Pershore College, where Ron was based until his retirement, also raised penstemon and named them after nearby villages. They include ‘Comberton’ and ‘Bredon’.  Edward Wilson (1948-2009), almost certainly knew Ron Sidwell when he was a student at the Pershore College. In the 1990s Pershore held a Plant Heritage Collection of penstemon species. Edward Wilson went on to name fifty penstemons with the Pensham prefix, the village where the nursery was based. Many are stocked by Hayloft Plants and they include Ted’s Purple’, which was named after him, somewhat reluctantly. ‘Plum Jerkin’, named after a local liqueur, ‘Victoria Plum’ and ‘Pensham Just Jayne’ were all raised by Edward.

A lot of penstemons have bright pink, purple or red flowers, but there are subtler ones and I love ‘Stapleford Gem’ for its gloaming-inspired grey-blue flowers. It really stands out in evening light. This came from Stapleford Park near Melton Mowbray in Leicestershire and it’s tall and stately. It has always been confused with ‘Sour Grapes’, but this has darker green foliage grape-coloured flowers. The clone on the recent RHS trail was originally from Margery Fish of East Lambrook manor in Somerset.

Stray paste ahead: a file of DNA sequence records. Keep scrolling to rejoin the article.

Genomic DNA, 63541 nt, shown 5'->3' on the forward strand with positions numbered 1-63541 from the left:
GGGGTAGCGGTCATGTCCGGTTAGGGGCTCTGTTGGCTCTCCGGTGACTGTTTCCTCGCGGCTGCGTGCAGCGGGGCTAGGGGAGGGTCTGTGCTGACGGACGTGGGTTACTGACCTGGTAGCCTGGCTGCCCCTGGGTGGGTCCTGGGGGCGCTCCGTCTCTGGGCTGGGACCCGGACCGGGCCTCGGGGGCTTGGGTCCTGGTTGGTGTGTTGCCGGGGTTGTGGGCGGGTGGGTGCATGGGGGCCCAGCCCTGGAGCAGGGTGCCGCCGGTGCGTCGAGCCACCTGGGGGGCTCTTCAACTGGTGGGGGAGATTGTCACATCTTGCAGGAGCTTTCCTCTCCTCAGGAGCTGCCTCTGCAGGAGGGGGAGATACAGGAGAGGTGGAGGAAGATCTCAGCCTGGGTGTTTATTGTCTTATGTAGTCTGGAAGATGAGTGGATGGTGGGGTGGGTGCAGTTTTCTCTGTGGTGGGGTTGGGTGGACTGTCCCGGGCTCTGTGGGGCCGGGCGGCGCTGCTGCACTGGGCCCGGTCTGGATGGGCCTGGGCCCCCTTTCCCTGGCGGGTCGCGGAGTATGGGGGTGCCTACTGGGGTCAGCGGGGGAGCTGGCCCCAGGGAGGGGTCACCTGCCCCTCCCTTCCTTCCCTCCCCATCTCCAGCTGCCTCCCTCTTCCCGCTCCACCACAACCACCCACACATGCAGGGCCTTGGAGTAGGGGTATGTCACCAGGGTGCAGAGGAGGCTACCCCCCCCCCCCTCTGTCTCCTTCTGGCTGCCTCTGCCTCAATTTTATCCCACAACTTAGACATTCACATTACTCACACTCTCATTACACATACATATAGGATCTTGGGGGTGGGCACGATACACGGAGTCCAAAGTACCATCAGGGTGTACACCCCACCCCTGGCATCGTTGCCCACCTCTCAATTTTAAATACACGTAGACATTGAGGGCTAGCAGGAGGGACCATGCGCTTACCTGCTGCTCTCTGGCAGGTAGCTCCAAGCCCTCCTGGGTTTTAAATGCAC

The RHS trial awarded many AGMs, including the purple ‘Bodnant, raised by Perhill Nursery in Worcestershire in 1992. ‘Beech Park’, a white and pink, came from the garden of David Shackleton in Dublin. ‘Hidcote Pink’, found in the National Trust’s Hidcote Manor in Gloucestershire, is a superbly strong pink. They’ll all light up your garden, once the days begin to shorten, and the bees love them!